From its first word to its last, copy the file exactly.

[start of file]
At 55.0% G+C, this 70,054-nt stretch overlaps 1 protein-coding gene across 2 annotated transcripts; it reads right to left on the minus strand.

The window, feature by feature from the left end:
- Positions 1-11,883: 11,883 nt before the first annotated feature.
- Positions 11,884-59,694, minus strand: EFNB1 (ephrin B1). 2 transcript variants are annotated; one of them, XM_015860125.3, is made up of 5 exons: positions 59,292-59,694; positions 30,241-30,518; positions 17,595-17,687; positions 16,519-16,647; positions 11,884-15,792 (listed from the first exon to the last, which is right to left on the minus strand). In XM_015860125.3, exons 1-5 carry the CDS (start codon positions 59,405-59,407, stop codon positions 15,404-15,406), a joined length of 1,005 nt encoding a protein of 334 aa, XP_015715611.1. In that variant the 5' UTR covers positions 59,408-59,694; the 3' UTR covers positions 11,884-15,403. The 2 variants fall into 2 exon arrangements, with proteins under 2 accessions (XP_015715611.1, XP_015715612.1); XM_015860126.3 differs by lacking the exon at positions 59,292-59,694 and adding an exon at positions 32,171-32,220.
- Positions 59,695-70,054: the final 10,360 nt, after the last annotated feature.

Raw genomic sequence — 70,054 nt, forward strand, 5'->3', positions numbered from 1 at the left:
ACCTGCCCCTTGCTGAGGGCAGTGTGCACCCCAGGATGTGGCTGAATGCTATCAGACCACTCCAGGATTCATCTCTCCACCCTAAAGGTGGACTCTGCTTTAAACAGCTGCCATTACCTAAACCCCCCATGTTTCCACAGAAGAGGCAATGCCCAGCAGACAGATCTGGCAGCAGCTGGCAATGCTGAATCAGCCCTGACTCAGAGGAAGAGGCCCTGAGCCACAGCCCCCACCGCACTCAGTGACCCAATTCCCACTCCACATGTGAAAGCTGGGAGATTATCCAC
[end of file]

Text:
At 55.0% G+C, this 70,054-nt stretch overlaps 1 protein-coding gene across 2 annotated transcripts; it reads right to left on the minus strand.

The window, feature by feature from the left end:
- Positions 1-11,883: 11,883 nt before the first annotated feature.
- Positions 11,884-59,694, minus strand: EFNB1 (ephrin B1). 2 transcript variants are annotated; one of them, XM_015860125.3, is made up of 5 exons: positions 59,292-59,694; positions 30,241-30,518; positions 17,595-17,687; positions 16,519-16,647; positions 11,884-15,792 (listed from the first exon to the last, which is right to left on the minus strand). In XM_015860125.3, exons 1-5 carry the CDS (start codon positions 59,405-59,407, stop codon positions 15,404-15,406), a joined length of 1,005 nt encoding a protein of 334 aa, XP_015715611.1. In that variant the 5' UTR covers positions 59,408-59,694; the 3' UTR covers positions 11,884-15,403. The 2 variants fall into 2 exon arrangements, with proteins under 2 accessions (XP_015715611.1, XP_015715612.1); XM_015860126.3 differs by lacking the exon at positions 59,292-59,694 and adding an exon at positions 32,171-32,220.
- Positions 59,695-70,054: the final 10,360 nt, after the last annotated feature.

Raw genomic sequence — 70,054 nt, forward strand, 5'->3', positions numbered from 1 at the left:
ACCTGCCCCTTGCTGAGGGCAGTGTGCACCCCAGGATGTGGCTGAATGCTATCAGACCACTCCAGGATTCATCTCTCCACCCTAAAGGTGGACTCTGCTTTAAACAGCTGCCATTACCTAAACCCCCCATGTTTCCACAGAAGAGGCAATGCCCAGCAGACAGATCTGGCAGCAGCTGGCAATGCTGAATCAGCCCTGACTCAGAGGAAGAGGCCCTGAGCCACAGCCCCCACCGCACTCAGTGACCCAATTCCCACTCCACATGTGAAAGCTGGGAGATTATCCAC